Now it is exceedingly strange as to what has become of Edward Watkins and Thomas Lewis, the under-manager. On Sunday afternoon the exploring party passed over the same road as Mr Thomas and his party had traversed until they came to Morgan and Jones. On Monday those who found Mr Thomas reached by cutting through the gob wall a point behind Mr Thomas and, therefore, reached a part of the workings which he had traversed on his return journey; indeed, they went further than he and his party went, viz. the spot where Thomas Davies was found. Yet the remains of Thomas Lewis and Edward Watkins were not discovered. The roadway where Mr Thomas was found runs into the interior of the colliery, in a north-westerly direction. Within a short distance of where he was found in another road leading to another roadway, which goes back to the shaft. It is feared that Thomas Lewis and Edward Watkins went hurriedly along the north-western road instead of turning to the right into the road referred to, and called "Hezekiah's heading," and that they dropped down dead there. Thomas Lewis passed him hurriedly while he himself was struggling to retrace his steps, and that he called out, "It is all over with us." To-night Mr Edwin Randall (deputy inspector) and Mr Lawrence, M.E., Cardiff, have gone down with an exploring party. The body of Thomas Davies has just been sent to bank by them. It was conveyed to the late home of the departed by a large concourse of people.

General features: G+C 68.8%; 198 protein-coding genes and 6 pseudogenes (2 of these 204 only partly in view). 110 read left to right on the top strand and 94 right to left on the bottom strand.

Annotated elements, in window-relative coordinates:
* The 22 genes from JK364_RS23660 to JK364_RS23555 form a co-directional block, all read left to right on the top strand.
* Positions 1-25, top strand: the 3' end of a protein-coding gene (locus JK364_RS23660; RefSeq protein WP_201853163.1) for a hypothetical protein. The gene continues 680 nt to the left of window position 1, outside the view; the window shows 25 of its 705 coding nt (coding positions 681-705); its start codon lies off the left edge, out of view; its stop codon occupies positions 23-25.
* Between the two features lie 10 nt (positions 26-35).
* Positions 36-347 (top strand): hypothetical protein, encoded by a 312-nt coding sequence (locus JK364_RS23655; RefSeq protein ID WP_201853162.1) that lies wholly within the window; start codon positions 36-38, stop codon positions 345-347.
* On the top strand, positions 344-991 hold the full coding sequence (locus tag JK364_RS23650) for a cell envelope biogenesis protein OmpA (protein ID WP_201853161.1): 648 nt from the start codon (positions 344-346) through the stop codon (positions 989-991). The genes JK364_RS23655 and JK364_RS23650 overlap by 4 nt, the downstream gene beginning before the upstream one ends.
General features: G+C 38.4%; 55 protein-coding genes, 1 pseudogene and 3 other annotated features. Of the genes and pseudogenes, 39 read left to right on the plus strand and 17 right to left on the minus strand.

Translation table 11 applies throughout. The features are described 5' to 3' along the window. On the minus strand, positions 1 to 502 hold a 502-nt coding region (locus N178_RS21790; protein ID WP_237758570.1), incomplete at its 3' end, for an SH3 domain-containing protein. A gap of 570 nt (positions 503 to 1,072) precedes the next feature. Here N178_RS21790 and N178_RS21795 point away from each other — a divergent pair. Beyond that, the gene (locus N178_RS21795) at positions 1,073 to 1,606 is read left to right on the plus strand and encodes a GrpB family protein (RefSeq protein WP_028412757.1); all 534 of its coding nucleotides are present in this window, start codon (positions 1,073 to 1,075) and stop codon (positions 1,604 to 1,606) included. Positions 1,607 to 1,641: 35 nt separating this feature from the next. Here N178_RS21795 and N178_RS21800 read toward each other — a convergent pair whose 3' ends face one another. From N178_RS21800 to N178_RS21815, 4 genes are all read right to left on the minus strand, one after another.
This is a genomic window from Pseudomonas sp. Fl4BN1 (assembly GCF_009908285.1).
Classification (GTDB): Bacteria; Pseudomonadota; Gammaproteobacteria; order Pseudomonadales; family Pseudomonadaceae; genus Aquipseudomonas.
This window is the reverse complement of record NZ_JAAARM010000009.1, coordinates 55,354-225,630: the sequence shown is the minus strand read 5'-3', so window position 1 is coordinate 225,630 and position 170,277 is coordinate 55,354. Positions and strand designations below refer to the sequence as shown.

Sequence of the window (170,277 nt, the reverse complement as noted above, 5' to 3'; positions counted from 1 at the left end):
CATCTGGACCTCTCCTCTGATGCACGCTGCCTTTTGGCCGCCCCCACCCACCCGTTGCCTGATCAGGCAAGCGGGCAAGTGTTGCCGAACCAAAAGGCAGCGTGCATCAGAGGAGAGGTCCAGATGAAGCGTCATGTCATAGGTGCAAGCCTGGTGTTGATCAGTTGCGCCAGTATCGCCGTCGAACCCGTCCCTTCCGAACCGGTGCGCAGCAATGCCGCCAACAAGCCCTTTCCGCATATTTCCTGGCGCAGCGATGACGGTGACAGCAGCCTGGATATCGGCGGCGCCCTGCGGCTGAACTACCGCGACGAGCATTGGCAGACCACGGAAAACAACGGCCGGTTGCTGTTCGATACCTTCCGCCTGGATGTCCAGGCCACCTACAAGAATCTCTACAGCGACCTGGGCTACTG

Superintendent Matthews and a strong body of police have been on the ground, guarding the approaches to the pits, since the disaster. On Monday afternoon the post office authorities sent from Cardiff telegraphic instruments, and a staff of efficient clerks. In reference to the inconvenience caused on Sunday by the Pontypridd postal authorities, it should be stated the usually courteous and obliging postmaster of that town (Mr M'Murray) has been ill for some time, and has had to delegate his duties to others. It is stated that the inquest will be opened on Wednesday. The name of one of the ostlers found on Sunday was John Rees, Llantwit Major, and not "Esgunt." This was a nickname.

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THE DEATH OF MR. DANIEL THOMAS